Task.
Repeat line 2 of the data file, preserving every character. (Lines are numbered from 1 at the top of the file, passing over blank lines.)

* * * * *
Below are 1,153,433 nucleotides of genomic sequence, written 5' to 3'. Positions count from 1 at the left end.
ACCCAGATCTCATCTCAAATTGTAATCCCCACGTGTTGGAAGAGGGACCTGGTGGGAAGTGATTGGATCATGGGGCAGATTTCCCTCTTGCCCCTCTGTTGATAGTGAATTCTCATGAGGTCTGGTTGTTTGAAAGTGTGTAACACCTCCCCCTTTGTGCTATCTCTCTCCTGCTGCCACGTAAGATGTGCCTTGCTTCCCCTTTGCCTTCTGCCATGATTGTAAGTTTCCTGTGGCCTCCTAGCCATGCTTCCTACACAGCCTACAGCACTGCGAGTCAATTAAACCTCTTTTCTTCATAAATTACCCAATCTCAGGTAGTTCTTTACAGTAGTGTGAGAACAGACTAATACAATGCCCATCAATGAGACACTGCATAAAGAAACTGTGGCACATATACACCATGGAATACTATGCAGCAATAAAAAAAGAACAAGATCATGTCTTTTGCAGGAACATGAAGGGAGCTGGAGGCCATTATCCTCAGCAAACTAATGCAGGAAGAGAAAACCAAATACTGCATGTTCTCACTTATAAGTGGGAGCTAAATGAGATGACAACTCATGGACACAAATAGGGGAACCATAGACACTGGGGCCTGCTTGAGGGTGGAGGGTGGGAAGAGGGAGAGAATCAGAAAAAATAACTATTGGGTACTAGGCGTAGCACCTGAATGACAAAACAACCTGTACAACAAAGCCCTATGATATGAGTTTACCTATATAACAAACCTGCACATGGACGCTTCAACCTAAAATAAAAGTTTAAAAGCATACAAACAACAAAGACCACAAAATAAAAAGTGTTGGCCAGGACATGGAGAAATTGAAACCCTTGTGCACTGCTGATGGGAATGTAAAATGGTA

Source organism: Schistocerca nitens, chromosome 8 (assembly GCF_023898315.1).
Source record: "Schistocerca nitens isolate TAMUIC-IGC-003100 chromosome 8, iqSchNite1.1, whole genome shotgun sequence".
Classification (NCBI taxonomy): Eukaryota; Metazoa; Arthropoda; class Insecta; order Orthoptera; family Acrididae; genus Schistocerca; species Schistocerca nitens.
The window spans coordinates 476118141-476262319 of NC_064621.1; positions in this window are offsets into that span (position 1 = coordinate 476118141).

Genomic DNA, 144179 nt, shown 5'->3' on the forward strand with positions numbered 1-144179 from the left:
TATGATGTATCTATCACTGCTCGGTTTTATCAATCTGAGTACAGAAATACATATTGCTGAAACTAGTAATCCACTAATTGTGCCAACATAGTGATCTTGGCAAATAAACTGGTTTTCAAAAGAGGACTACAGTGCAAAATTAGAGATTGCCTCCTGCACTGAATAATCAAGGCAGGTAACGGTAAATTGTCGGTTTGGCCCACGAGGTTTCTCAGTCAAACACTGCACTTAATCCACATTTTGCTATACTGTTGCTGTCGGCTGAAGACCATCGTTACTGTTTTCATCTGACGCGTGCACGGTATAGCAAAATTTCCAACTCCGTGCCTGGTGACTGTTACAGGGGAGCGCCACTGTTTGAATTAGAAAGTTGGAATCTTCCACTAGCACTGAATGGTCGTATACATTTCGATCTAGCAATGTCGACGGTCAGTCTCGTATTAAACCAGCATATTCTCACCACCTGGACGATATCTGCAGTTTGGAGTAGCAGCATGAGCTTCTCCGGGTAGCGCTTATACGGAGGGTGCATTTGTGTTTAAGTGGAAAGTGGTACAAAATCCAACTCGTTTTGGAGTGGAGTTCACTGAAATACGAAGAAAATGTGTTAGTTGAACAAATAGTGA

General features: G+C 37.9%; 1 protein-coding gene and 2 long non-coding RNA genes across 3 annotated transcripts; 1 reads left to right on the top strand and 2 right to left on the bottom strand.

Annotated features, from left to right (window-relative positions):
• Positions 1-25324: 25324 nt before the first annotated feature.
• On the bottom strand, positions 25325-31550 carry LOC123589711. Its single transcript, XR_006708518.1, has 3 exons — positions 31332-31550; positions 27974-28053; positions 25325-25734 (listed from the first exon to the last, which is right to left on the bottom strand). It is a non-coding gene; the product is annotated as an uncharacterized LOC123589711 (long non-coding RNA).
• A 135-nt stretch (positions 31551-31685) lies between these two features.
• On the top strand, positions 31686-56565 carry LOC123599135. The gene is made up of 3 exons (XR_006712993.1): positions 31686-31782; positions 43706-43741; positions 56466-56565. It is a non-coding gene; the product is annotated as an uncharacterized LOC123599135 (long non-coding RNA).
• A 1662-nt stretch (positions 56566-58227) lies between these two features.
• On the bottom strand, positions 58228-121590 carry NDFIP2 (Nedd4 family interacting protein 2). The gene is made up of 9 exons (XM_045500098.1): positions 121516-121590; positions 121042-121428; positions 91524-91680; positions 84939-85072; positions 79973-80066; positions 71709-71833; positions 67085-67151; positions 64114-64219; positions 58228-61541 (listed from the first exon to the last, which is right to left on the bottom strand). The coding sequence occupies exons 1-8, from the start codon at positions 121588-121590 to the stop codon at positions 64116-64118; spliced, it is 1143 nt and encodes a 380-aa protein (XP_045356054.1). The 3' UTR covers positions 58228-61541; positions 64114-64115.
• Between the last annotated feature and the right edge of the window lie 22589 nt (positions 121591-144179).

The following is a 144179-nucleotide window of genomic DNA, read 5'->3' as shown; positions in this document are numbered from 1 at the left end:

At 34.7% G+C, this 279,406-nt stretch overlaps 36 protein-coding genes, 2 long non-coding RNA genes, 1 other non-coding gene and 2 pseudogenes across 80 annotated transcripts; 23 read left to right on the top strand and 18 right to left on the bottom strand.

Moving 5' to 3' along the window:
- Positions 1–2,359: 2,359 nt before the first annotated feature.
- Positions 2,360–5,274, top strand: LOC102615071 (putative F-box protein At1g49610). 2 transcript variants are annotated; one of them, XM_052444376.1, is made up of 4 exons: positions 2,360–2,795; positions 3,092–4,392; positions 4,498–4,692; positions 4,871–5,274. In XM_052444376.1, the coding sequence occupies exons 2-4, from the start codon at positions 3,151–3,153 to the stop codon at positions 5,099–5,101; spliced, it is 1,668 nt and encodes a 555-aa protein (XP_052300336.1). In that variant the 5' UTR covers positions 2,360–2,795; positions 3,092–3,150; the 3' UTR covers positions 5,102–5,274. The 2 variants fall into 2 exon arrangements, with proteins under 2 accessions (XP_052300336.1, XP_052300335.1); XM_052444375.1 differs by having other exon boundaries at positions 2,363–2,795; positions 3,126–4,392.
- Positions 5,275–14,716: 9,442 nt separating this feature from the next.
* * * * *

ACCCAGATCTCATCTCAAATTGTAATCCCCACGTGTTGGAAGAGGGACCTGGTGGGAAGTGATTGGATCATGGGGCAGATTTCCCTCTTGCCCCTCTGTTGATAGTGAATTCTCATGAGGTCTGGTTGTTTGAAAGTGTGTAACACCTCCCCCTTTGTGCTATCTCTCTCCTGCTGCCACGTAAGATGTGCCTTGCTTCCCCTTTGCCTTCTGCCATGATTGTAAGTTTCCTGTGGCCTCCTAGCCATGCTTCCTACACAGCCTACAGCACTGCGAGTCAATTAAACCTCTTTTCTTCATAAATTACCCAATCTCAGGTAGTTCTTTACAGTAGTGTGAGAACAGACTAATACAATGCCCATCAATGAGACACTGCATAAAGAAACTGTGGCACATATACACCATGGAATACTATGCAGCAATAAAAAAAGAACAAGATCATGTCTTTTGCAGGAACATGAAGGGAGCTGGAGGCCATTATCCTCAGCAAACTAATGCAGGAAGAGAAAACCAAATACTGCATGTTCTCACTTATAAGTGGGAGCTAAATGAGATGACAACTCATGGACACAAATAGGGGAACCATAGACACTGGGGCCTGCTTGAGGGTGGAGGGTGGGAAGAGGGAGAGAATCAGAAAAAATAACTATTGGGTACTAGGCGTAGCACCTGAATGACAAAACAACCTGTACAACAAAGCCCTATGATATGAGTTTACCTATATAACAAACCTGCACATGGACGCTTCAACCTAAAATAAAAGTTTAAAAGCATACAAACAACAAAGACCACAAAATAAAAAGTGTTGGCCAGGACATGGAGAAATTGAAACCCTTGTGCACTGCTGATGGGAATGTAAAATGGTA